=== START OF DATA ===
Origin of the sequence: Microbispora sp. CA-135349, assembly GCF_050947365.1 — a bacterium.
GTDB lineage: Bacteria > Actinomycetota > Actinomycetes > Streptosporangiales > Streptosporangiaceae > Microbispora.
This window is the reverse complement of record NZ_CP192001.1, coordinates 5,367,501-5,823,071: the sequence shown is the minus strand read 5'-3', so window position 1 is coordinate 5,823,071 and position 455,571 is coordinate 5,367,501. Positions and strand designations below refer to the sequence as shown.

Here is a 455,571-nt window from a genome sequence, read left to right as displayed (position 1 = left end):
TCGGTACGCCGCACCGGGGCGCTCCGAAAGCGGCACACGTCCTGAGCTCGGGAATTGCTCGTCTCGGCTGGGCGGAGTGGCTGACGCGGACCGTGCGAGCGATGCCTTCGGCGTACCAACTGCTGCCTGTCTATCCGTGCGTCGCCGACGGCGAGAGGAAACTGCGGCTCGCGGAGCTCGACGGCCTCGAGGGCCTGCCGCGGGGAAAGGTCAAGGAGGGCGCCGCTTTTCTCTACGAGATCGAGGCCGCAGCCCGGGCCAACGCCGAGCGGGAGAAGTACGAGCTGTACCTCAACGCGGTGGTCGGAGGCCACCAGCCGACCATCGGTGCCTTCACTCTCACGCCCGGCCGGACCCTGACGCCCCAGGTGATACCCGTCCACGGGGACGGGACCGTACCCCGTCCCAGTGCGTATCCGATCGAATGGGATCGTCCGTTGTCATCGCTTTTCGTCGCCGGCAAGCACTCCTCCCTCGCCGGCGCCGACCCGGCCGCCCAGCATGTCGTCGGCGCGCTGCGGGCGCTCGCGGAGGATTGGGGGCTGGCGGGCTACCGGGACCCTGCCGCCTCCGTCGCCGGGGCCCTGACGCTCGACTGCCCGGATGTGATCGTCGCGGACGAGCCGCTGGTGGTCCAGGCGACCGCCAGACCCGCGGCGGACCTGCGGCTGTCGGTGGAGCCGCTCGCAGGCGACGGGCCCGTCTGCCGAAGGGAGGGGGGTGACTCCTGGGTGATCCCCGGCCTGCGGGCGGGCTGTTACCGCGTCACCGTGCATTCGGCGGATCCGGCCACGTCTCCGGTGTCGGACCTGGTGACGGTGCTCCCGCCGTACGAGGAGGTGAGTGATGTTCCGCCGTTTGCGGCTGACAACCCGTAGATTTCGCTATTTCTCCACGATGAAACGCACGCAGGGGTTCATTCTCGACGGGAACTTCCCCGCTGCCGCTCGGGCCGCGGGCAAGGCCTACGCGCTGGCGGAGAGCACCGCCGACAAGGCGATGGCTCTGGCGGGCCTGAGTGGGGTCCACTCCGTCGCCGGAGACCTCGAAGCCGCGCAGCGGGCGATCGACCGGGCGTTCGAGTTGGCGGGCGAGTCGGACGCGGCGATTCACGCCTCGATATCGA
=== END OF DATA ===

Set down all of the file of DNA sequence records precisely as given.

Origin of the sequence: Microbispora sp. CA-135349, assembly GCF_050947365.1 — a bacterium.
GTDB lineage: Bacteria > Actinomycetota > Actinomycetes > Streptosporangiales > Streptosporangiaceae > Microbispora.
This window is the reverse complement of record NZ_CP192001.1, coordinates 5,367,501-5,823,071: the sequence shown is the minus strand read 5'-3', so window position 1 is coordinate 5,823,071 and position 455,571 is coordinate 5,367,501. Positions and strand designations below refer to the sequence as shown.

Here is a 455,571-nt window from a genome sequence, read left to right as displayed (position 1 = left end):
TCGGTACGCCGCACCGGGGCGCTCCGAAAGCGGCACACGTCCTGAGCTCGGGAATTGCTCGTCTCGGCTGGGCGGAGTGGCTGACGCGGACCGTGCGAGCGATGCCTTCGGCGTACCAACTGCTGCCTGTCTATCCGTGCGTCGCCGACGGCGAGAGGAAACTGCGGCTCGCGGAGCTCGACGGCCTCGAGGGCCTGCCGCGGGGAAAGGTCAAGGAGGGCGCCGCTTTTCTCTACGAGATCGAGGCCGCAGCCCGGGCCAACGCCGAGCGGGAGAAGTACGAGCTGTACCTCAACGCGGTGGTCGGAGGCCACCAGCCGACCATCGGTGCCTTCACTCTCACGCCCGGCCGGACCCTGACGCCCCAGGTGATACCCGTCCACGGGGACGGGACCGTACCCCGTCCCAGTGCGTATCCGATCGAATGGGATCGTCCGTTGTCATCGCTTTTCGTCGCCGGCAAGCACTCCTCCCTCGCCGGCGCCGACCCGGCCGCCCAGCATGTCGTCGGCGCGCTGCGGGCGCTCGCGGAGGATTGGGGGCTGGCGGGCTACCGGGACCCTGCCGCCTCCGTCGCCGGGGCCCTGACGCTCGACTGCCCGGATGTGATCGTCGCGGACGAGCCGCTGGTGGTCCAGGCGACCGCCAGACCCGCGGCGGACCTGCGGCTGTCGGTGGAGCCGCTCGCAGGCGACGGGCCCGTCTGCCGAAGGGAGGGGGGTGACTCCTGGGTGATCCCCGGCCTGCGGGCGGGCTGTTACCGCGTCACCGTGCATTCGGCGGATCCGGCCACGTCTCCGGTGTCGGACCTGGTGACGGTGCTCCCGCCGTACGAGGAGGTGAGTGATGTTCCGCCGTTTGCGGCTGACAACCCGTAGATTTCGCTATTTCTCCACGATGAAACGCACGCAGGGGTTCATTCTCGACGGGAACTTCCCCGCTGCCGCTCGGGCCGCGGGCAAGGCCTACGCGCTGGCGGAGAGCACCGCCGACAAGGCGATGGCTCTGGCGGGCCTGAGTGGGGTCCACTCCGTCGCCGGAGACCTCGAAGCCGCGCAGCGGGCGATCGACCGGGCGTTCGAGTTGGCGGGCGAGTCGGACGCGGCGATTCACGCCTCGATATCGA